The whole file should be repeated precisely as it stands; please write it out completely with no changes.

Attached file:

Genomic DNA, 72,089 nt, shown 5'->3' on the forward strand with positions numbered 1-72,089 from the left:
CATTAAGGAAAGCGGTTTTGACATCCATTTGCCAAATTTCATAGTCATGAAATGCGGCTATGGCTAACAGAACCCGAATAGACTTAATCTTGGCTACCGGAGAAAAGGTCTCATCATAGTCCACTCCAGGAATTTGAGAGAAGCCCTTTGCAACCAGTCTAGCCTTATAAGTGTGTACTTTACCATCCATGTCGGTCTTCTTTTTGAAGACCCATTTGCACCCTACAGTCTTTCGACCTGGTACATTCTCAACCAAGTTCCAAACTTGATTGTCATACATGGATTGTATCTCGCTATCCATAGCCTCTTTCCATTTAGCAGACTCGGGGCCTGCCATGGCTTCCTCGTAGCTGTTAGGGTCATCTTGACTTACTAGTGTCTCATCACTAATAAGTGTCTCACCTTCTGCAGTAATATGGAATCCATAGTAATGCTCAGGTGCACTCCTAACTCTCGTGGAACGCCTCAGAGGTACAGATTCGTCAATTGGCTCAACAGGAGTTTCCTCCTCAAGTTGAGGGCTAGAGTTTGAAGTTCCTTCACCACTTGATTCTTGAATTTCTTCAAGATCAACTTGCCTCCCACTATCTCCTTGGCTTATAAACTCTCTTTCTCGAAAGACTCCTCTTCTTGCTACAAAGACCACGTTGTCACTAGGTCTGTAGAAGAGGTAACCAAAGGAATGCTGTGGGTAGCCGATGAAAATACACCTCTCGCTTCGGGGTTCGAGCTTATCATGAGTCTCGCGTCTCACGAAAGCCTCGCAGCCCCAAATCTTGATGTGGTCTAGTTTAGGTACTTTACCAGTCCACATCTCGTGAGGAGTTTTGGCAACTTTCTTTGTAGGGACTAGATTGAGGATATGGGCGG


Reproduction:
Genomic DNA, 72,089 nt, shown 5'->3' on the forward strand with positions numbered 1-72,089 from the left:
CATTAAGGAAAGCGGTTTTGACATCCATTTGCCAAATTTCATAGTCATGAAATGCGGCTATGGCTAACAGAACCCGAATAGACTTAATCTTGGCTACCGGAGAAAAGGTCTCATCATAGTCCACTCCAGGAATTTGAGAGAAGCCCTTTGCAACCAGTCTAGCCTTATAAGTGTGTACTTTACCATCCATGTCGGTCTTCTTTTTGAAGACCCATTTGCACCCTACAGTCTTTCGACCTGGTACATTCTCAACCAAGTTCCAAACTTGATTGTCATACATGGATTGTATCTCGCTATCCATAGCCTCTTTCCATTTAGCAGACTCGGGGCCTGCCATGGCTTCCTCGTAGCTGTTAGGGTCATCTTGACTTACTAGTGTCTCATCACTAATAAGTGTCTCACCTTCTGCAGTAATATGGAATCCATAGTAATGCTCAGGTGCACTCCTAACTCTCGTGGAACGCCTCAGAGGTACAGATTCGTCAATTGGCTCAACAGGAGTTTCCTCCTCAAGTTGAGGGCTAGAGTTTGAAGTTCCTTCACCACTTGATTCTTGAATTTCTTCAAGATCAACTTGCCTCCCACTATCTCCTTGGCTTATAAACTCTCTTTCTCGAAAGACTCCTCTTCTTGCTACAAAGACCACGTTGTCACTAGGTCTGTAGAAGAGGTAACCAAAGGAATGCTGTGGGTAGCCGATGAAAATACACCTCTCGCTTCGGGGTTCGAGCTTATCATGAGTCTCGCGTCTCACGAAAGCCTCGCAGCCCCAAATCTTGATGTGGTCTAGTTTAGGTACTTTACCAGTCCACATCTCGTGAGGAGTTTTGGCAACTTTCTTTGTAGGGACTAGATTGAGGATATGGGCGG